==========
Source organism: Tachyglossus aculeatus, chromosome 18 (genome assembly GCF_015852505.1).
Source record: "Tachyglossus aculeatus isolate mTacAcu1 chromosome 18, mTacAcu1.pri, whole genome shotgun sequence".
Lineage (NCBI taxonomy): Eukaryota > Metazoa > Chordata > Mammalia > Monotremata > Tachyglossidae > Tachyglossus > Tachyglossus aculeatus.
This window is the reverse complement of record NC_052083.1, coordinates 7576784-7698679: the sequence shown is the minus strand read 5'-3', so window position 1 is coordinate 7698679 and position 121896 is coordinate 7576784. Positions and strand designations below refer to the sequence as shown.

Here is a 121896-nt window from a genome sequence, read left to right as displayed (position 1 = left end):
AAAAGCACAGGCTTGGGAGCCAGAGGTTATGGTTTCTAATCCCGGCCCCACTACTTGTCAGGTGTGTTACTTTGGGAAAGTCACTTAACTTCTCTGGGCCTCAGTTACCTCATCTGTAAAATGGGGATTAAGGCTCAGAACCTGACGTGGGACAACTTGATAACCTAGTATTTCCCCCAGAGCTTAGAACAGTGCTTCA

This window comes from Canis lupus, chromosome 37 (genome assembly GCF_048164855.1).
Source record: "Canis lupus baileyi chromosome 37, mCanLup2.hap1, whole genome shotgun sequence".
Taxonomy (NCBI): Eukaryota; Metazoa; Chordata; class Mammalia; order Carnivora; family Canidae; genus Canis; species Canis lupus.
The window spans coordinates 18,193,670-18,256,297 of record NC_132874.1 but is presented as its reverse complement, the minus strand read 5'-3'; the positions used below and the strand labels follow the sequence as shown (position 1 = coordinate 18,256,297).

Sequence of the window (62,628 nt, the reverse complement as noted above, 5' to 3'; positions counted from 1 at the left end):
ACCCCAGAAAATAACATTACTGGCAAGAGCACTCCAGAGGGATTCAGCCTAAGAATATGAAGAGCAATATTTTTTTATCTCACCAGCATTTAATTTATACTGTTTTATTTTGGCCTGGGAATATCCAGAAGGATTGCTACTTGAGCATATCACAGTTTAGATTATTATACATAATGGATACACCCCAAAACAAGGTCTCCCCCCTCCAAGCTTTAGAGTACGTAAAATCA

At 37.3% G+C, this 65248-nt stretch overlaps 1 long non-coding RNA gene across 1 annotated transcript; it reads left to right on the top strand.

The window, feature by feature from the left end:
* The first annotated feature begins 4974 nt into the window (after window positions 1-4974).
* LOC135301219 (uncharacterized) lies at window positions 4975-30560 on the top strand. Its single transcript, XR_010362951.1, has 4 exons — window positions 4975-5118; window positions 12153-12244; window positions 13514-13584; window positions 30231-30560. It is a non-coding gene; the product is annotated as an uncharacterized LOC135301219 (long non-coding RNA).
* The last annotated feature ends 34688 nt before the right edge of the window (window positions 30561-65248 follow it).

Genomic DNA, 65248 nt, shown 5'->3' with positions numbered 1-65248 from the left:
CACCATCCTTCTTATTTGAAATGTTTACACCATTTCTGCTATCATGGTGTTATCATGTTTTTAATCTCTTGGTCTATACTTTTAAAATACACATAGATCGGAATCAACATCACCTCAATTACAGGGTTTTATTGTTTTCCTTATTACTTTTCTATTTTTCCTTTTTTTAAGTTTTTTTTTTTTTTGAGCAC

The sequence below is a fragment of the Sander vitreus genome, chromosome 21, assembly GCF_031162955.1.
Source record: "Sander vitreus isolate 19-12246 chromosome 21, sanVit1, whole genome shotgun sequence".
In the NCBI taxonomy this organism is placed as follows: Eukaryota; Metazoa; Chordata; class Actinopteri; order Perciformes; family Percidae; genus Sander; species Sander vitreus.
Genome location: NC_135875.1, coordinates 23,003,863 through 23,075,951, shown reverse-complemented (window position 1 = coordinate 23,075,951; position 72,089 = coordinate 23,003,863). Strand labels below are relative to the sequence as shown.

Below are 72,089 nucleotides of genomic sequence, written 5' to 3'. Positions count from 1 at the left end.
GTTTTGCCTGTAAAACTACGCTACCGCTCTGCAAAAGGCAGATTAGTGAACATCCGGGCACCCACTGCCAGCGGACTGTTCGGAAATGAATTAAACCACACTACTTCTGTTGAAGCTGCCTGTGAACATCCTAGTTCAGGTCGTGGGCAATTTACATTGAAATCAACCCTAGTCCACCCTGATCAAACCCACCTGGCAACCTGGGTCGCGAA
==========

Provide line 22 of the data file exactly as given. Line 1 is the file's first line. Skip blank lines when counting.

In the NCBI taxonomy this organism is placed as follows: Eukaryota; Metazoa; Chordata; class Actinopteri; order Perciformes; family Percidae; genus Sander; species Sander vitreus.